By Bob Marshall, , Chief Editor, Med Device Online
A recent article – LinkedIn Top Companies 2018: Where the U.S. wants to work now, by LinkedIn Editor-in-Chief Daniel Roth — provided a thought-provoking, intriguing list of 50 companies popular on LinkedIn. The methodology used to compile the list of companies was designed to measure interest in the company itself, its jobs and people, and the company’s ability to retain its employees. Some of the specific metrics included:
Three medical device companies made the list. Kalamazoo-based Stryker was the top medtech company, ranking #30. Brunswick, N.J. giant Johnson & Johnson was the second most popular medtech, at #45, and Chicago-based Abbott came in at #50.
Domo Arigato, Mr. Roboto
Stryker’s more than 33,000 employees benefit from a focus on wellness at work. Per the article, “Stryker opened an all-new office in Flower Mound, Texas, last year that’s designed with employees’ health in mind. The 89,000-square-foot space features activity-based workspaces (like standing desks), circadian lighting that adjusts based on time of day, a basketball court and healthier food options.”
But the old adage, “well, at least you’re got your health,” isn’t enough to make this list. A company also must perform well financially to be interesting and to attract talent. Roth wrote, “Stryker has been posting impressive growth across products as diverse as knee replacements, surgical tools and spinal implants. The company also credits its success to its innovative medical technology, like the Mako robotic arm that’s designed to assist with knee surgeries.”
Taking Care Of Man’s (And Woman’s) Best Friend
Johnson & Johnson is the largest medtech company on the list, with global headcount of over 125,000. J&J has a strong medical device presence focused in several areas, including ophthalmology, orthopedics, electrophysiology, and wound care. But, J&J also has a diversified business model including consumer health and beauty products, along with a strong pharmaceutical business, which includes drugs for blood clots, psoriasis, and cancer.
Diversification seems to be a common theme at J&J, and it crosses over to their benefits. Roth explains, “J&J’s suite of benefits include a host of offerings that make family life a bit easier for employees. Perks include $20,000 in financial assistance for adoption or surrogacy, 17 weeks of paid parental leave and breastmilk shipping for mothers who travel for work. Pet parents can take advantage of pet insurance for their fur babies.”
Cardiac Care With A Big Heart
The third and final company on the list is Abbott, with 99,000 employees. The company has a broad portfolio, which includes a cardiac device that allows physicians to track heart data remotely, and a continuous blood sugar monitor that could drastically reduce the number of finger-sticks diabetics need.
Abbott also has demonstrated a huge heart in supporting its employees during difficult times. Roth provided a detailed account: “When Hurricane Maria devastated Puerto Rico, Abbott had 1,300 employees and 400 contractors on the island. The company quickly mobilized to provide everything from batteries and bug spray to financial assistance through its not-for-profit Clara Abbott Foundation. Employees also had the option to work on an every-other-day schedule while they focused on rebuilding their homes and communities.”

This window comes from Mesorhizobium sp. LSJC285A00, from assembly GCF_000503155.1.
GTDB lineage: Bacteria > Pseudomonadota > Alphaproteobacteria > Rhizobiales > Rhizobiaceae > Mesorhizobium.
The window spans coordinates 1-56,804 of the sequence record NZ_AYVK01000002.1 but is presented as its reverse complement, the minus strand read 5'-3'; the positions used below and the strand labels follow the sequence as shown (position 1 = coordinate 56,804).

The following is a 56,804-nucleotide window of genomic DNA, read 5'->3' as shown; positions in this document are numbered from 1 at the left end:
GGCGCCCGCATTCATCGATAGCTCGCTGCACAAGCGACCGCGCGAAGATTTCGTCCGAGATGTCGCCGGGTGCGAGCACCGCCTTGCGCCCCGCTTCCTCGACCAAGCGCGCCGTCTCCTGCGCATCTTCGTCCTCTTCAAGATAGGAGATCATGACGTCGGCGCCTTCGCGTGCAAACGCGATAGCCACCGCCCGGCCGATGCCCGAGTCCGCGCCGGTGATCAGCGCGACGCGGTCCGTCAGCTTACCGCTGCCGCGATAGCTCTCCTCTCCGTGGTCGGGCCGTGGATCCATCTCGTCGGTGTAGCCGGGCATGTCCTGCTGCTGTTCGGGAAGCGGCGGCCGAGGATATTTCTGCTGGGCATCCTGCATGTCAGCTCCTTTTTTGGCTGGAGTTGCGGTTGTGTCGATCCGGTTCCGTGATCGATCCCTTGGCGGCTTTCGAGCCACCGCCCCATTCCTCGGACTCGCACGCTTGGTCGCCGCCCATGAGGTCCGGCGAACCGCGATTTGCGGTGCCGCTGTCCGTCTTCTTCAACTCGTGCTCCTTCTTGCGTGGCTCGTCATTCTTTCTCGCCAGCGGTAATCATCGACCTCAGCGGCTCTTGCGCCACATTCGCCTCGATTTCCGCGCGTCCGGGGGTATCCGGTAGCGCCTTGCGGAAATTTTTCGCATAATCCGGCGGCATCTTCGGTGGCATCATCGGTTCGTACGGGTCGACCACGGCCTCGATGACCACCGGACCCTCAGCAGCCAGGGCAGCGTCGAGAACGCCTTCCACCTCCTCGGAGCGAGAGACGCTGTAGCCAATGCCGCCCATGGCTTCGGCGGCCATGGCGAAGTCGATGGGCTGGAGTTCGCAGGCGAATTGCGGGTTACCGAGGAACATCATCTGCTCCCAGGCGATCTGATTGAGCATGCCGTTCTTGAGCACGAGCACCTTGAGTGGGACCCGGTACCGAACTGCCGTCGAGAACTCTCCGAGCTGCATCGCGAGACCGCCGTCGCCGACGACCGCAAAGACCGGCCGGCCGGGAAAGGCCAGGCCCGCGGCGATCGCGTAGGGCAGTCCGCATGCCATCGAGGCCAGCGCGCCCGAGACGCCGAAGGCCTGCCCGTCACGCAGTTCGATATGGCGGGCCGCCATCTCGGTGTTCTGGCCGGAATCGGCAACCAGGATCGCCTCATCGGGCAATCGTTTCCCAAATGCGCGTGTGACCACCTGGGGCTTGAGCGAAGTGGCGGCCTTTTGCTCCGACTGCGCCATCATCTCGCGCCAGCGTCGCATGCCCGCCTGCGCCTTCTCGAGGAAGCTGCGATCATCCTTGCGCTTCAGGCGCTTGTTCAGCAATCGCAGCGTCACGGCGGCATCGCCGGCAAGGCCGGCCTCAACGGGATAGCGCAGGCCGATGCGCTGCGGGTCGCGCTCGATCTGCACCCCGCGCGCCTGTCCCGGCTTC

So, What’s Best For You Career Right Now?
The details above regarding Stryker, J&J, and Abbott are impressive and interesting. I love to see companies go the extra mile to take care of their team members. It is always nice to have some additional benefits. But most of us working in the medical device industry realize it’s just frosting on the cake. We often were attracted to this industry, or choose to remain in this industry, because we want our efforts to make a difference in the lives of others. Is that what you are looking for?
While Roth’s article provides three excellent targets for medical device job-seekers, take a good look in the mirror and evaluate your priorities before you take a leap. There are other ways to evaluate opportunities. Are you looking to learn and grow, or are you ready to make a difference and exert some influence to bring about positive change? The culture of an organization has much to do with an associate’s ability to make a difference, but size may be an even greater indicator of your ability to do so.
Based on their performance and some of the benefits listed above, Stryker, J&J, and Abbott would seem to be great places to work. But, how likely are you to create real change in organizations of that size? Large companies have complicated processes, tend to operate inefficiently, and resist change.
In thinking about where you want to work now or next, don’t be afraid to embrace risk and work with a smaller company; maybe even try a startup. In such a situation, the ability to make a difference and have a profound impact on the organization is much more prevalent. However, there is a price to be paid for that opportunity. Working at smaller companies often involves wearing many different hats, having loosely-defined roles, and always adapting to change. For some, this is fun; for others, it is just too chaotic. If you want to be happy in your career, find a place that suits your personality and motivational structure.
Both large companies and small companies have much to offer. Think of it this way: you can have a lot of fun on a cruise ship or a jet ski. Personally, I learned a lot on a couple of cruise ships, but I’d much rather be driving the jet ski!